IVF Babble

We can’t conceive. What do we do first?

If you have been unable to conceive naturally for a year, do not waste any time

Arrange an appointment to speak to your doctor and get started with the all important tests that will get to the bottom as to why you are not conceiving. There may be an underlying issue that needs to be resolved and is preventing pregnancy.

You can start these initial tests with your local GP/OBGYN/doctor or you can get in touch straight away with a private clinic. If you are in the UK and eligible for IVF on the NHS, your GP will refer you to a fertility clinic if necessary.

So what happens first?

The first stage: preliminary chat with your doctor

Your doctor will ask you questions about your general wellness. They will ask you about your lifestyle (do you smoke or drink, are you stressed, are you eating a healthy diet, are you overweight?). They will ask you about your medical and sexual history. They will ask you how long you have been trying to conceive.

After this initial chat, your doctor may do a physical examination or refer you for preliminary tests at a fertility clinic.

If you are not eligible for free treatment (if you are in the UK may be eligible for IVF on the NHS) you will need to choose a fertility clinic that is right for you. 

Once you have spoken with your chosen clinic, you will be called in for preliminary tests  

Preliminary tests will look at the way the ovaries function and that ovulation occurs with no problems. 

AMH test (anti-Müllerian hormone). By testing this hormone (with a blood test), it gives the doctor an approximate idea of the amount of viable eggs left in the ovaries of a patient.

Antral follicle – a transvaginal ultrasound that allows your doctor to visually count the number of active egg-containing follicles that are developing on both of your ovaries. With this count, your doctor is able to estimate your total egg count.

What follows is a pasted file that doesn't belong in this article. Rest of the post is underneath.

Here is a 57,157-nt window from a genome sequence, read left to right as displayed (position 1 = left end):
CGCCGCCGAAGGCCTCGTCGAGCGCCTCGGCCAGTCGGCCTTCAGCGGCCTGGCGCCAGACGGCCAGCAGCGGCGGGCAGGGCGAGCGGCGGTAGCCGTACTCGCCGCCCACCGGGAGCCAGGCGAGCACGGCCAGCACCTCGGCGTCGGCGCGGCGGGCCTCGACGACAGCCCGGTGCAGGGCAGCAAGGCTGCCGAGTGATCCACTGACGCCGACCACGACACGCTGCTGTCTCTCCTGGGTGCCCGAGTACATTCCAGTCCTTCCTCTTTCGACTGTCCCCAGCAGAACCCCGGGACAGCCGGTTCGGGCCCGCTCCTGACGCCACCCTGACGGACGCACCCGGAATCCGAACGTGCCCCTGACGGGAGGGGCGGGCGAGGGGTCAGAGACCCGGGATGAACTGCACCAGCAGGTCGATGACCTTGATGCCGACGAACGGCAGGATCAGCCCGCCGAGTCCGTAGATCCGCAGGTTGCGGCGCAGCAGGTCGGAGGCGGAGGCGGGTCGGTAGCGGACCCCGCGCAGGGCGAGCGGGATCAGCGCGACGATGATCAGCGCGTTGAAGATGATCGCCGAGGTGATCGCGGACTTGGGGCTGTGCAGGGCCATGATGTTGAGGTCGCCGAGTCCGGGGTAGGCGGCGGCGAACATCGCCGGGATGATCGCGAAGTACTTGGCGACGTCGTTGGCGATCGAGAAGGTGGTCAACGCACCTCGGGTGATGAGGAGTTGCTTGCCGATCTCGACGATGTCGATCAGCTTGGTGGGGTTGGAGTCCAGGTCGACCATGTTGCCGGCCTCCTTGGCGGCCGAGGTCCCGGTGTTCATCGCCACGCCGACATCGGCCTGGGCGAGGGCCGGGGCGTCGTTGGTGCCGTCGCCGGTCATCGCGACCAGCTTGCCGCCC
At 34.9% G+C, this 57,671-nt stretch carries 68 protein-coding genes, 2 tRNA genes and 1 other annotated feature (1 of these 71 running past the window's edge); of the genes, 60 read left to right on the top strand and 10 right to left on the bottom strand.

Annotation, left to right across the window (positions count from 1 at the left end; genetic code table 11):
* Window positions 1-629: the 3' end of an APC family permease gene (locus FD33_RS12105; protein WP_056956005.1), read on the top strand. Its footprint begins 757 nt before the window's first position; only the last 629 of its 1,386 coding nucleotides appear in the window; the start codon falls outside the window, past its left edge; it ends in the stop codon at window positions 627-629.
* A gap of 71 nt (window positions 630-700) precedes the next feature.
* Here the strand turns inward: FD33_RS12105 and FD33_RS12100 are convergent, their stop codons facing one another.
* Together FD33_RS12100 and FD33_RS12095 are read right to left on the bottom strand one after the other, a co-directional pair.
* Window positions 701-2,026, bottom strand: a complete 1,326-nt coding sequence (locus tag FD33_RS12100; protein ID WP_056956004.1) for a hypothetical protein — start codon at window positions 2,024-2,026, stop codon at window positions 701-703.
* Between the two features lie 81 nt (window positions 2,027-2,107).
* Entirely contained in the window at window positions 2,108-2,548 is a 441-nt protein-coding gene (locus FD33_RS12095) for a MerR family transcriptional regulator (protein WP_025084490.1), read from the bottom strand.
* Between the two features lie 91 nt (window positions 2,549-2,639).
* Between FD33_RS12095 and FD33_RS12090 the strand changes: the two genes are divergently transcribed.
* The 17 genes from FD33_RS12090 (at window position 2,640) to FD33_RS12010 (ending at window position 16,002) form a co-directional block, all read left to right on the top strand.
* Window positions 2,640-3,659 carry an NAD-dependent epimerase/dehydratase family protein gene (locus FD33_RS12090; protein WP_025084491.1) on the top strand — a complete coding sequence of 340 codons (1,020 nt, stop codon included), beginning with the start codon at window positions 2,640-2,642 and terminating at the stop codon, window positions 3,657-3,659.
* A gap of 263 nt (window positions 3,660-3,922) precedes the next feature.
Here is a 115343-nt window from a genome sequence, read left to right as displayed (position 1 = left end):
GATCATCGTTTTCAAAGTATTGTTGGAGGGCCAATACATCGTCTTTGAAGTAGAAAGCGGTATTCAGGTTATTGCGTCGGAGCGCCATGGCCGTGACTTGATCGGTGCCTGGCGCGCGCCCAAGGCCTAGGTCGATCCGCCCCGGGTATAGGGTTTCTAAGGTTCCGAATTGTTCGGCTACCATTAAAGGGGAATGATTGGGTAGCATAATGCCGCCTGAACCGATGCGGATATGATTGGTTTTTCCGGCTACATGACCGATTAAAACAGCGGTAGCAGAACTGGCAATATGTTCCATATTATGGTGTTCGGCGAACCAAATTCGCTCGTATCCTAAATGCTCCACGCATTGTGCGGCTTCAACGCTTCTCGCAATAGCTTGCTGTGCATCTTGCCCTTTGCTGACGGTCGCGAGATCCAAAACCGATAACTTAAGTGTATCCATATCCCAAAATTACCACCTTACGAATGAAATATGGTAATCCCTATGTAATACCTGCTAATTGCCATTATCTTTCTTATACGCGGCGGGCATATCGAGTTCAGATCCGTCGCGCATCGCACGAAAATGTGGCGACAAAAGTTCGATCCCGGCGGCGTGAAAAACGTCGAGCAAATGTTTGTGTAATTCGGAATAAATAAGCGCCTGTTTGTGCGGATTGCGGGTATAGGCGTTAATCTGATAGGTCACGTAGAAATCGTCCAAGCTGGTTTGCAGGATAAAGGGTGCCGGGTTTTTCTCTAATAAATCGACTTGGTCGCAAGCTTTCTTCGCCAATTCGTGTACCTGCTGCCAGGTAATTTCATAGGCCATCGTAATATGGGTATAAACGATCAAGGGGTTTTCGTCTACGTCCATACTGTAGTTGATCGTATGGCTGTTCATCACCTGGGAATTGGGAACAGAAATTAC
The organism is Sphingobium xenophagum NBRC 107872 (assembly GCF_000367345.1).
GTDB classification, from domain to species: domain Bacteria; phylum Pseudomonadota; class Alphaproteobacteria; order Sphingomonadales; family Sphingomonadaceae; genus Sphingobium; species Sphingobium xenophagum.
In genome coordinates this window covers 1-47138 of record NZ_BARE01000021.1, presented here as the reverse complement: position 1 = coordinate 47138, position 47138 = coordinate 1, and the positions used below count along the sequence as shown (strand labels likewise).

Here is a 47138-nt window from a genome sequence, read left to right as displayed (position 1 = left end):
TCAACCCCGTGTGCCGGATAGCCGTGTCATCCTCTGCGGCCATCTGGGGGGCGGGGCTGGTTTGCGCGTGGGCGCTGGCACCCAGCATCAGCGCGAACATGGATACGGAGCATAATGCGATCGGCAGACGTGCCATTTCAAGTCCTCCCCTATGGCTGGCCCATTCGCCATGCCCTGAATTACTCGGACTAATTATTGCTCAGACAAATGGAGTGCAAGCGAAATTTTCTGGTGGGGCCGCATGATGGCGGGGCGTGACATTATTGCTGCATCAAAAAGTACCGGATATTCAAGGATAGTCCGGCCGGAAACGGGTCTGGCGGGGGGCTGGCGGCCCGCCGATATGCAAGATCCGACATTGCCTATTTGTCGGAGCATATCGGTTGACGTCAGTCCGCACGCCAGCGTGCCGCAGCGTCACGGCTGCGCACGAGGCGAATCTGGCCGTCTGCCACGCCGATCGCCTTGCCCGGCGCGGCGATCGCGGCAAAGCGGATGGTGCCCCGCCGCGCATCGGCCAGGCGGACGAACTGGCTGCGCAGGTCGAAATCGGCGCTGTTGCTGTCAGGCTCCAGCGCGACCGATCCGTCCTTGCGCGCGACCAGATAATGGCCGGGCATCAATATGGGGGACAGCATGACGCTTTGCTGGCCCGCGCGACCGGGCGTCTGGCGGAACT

There will also be a semen analysis and screening for infectious diseases – HIV, Hep B, Hep C, Chlamydia, and Rubella.

Sexually transmitted diseases can affect fertility and some don’t reveal any symptoms, such as chlamydia. Cystitis and thrush may also cause problems, so make sure you and your partner are tested so you can cross this off the list.

Further tests will help your doctor check to see if there aren’t any reasons for concern, such as cysts, pcos, polyps, fibroids etc

Further tests may include:

Ultrasound scan -to check for cysts in the ovaries, fluid within in the fallopian tubes (hydrosalpinges), fibroids in the wall of the uterus, or polyps within the cavity of the uterus.

HyCoSy – an ultrasound scan, used to check the uterus and fallopian tubes. The examination is done by injecting a foamy contrast agent with hypoallergenic action into the uterine cavity and by performing ultrasound monitoring in real-time of the flow of the contrast through the fallopian tubes. If the ultrasound shows that you have a possible blockage, you may be advised to have a laparoscopy.

Laparoscopy – During a laparoscopy, a laparoscope is inserted into the abdomen via a small incision inside your navel. This allows the specialist to see your fallopian tubes clearly on a screen and make the appropriate diagnosis.

Following these initial tests, you will then have a consultation to discuss your results and course of action

The results of these tests will determine what treatment you are offered.

The 3 main types of fertility treatment are:

Medicines – to encourage ovulation.

Surgical procedures – for blocked fallopian tubes, to break up scar tissue, for removing cysts and fibroids, or for correcting blockages in the testicles.

Assisted conception – this may be either IUI (intrauterine insemination), IVF (in vitro fertilisation) or ICSI (intra-cytoplasmic sperm injection).

Consenting Appointment 

Before you begin your treatment, you will have another appointment to discuss in more detail your protocol (treatment plan). The nursing team will talk you through your medication, when to take it, and how to administer injections (if IVF is the route for you).

You will also then sign the necessary consent forms and pay for your treatment.

The next stage will then be the start of your treatment

If you haven’t yet chosen a clinic, take a look at this article:

How do I choose a clinic?


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